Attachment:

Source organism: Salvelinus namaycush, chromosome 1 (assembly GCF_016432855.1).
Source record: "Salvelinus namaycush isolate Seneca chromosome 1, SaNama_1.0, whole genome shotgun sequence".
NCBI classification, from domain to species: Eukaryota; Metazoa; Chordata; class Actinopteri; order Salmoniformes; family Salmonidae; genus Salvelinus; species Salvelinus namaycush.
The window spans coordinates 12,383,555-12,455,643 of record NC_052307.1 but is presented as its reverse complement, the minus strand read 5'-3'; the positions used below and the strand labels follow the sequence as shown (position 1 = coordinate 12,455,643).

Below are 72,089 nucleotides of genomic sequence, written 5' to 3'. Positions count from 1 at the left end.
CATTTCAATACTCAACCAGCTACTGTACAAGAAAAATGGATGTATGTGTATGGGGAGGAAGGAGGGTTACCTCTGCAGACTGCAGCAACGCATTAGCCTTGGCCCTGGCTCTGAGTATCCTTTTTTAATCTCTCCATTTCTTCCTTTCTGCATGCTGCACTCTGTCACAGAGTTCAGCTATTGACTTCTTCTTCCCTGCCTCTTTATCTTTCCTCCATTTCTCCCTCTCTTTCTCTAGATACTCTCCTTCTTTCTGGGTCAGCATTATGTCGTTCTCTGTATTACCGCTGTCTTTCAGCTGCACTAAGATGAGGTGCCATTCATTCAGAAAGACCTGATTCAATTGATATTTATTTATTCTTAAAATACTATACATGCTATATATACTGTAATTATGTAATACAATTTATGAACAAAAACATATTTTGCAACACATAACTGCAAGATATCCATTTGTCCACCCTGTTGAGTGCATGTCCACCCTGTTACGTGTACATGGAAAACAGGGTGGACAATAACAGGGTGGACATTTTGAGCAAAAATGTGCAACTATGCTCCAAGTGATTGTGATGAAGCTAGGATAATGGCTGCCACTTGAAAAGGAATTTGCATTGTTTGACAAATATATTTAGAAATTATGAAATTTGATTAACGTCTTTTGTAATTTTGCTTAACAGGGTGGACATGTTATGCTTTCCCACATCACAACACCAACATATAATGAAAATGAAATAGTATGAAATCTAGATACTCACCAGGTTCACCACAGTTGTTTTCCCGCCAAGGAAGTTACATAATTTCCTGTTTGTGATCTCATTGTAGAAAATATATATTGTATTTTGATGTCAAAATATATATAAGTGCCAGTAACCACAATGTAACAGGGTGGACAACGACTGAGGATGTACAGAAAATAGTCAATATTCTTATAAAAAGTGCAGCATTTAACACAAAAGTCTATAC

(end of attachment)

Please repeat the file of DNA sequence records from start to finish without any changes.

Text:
Source organism: Salvelinus namaycush, chromosome 1 (assembly GCF_016432855.1).
Source record: "Salvelinus namaycush isolate Seneca chromosome 1, SaNama_1.0, whole genome shotgun sequence".
NCBI classification, from domain to species: Eukaryota; Metazoa; Chordata; class Actinopteri; order Salmoniformes; family Salmonidae; genus Salvelinus; species Salvelinus namaycush.
The window spans coordinates 12,383,555-12,455,643 of record NC_052307.1 but is presented as its reverse complement, the minus strand read 5'-3'; the positions used below and the strand labels follow the sequence as shown (position 1 = coordinate 12,455,643).

Below are 72,089 nucleotides of genomic sequence, written 5' to 3'. Positions count from 1 at the left end.
CATTTCAATACTCAACCAGCTACTGTACAAGAAAAATGGATGTATGTGTATGGGGAGGAAGGAGGGTTACCTCTGCAGACTGCAGCAACGCATTAGCCTTGGCCCTGGCTCTGAGTATCCTTTTTTAATCTCTCCATTTCTTCCTTTCTGCATGCTGCACTCTGTCACAGAGTTCAGCTATTGACTTCTTCTTCCCTGCCTCTTTATCTTTCCTCCATTTCTCCCTCTCTTTCTCTAGATACTCTCCTTCTTTCTGGGTCAGCATTATGTCGTTCTCTGTATTACCGCTGTCTTTCAGCTGCACTAAGATGAGGTGCCATTCATTCAGAAAGACCTGATTCAATTGATATTTATTTATTCTTAAAATACTATACATGCTATATATACTGTAATTATGTAATACAATTTATGAACAAAAACATATTTTGCAACACATAACTGCAAGATATCCATTTGTCCACCCTGTTGAGTGCATGTCCACCCTGTTACGTGTACATGGAAAACAGGGTGGACAATAACAGGGTGGACATTTTGAGCAAAAATGTGCAACTATGCTCCAAGTGATTGTGATGAAGCTAGGATAATGGCTGCCACTTGAAAAGGAATTTGCATTGTTTGACAAATATATTTAGAAATTATGAAATTTGATTAACGTCTTTTGTAATTTTGCTTAACAGGGTGGACATGTTATGCTTTCCCACATCACAACACCAACATATAATGAAAATGAAATAGTATGAAATCTAGATACTCACCAGGTTCACCACAGTTGTTTTCCCGCCAAGGAAGTTACATAATTTCCTGTTTGTGATCTCATTGTAGAAAATATATATTGTATTTTGATGTCAAAATATATATAAGTGCCAGTAACCACAATGTAACAGGGTGGACAACGACTGAGGATGTACAGAAAATAGTCAATATTCTTATAAAAAGTGCAGCATTTAACACAAAAGTCTATAC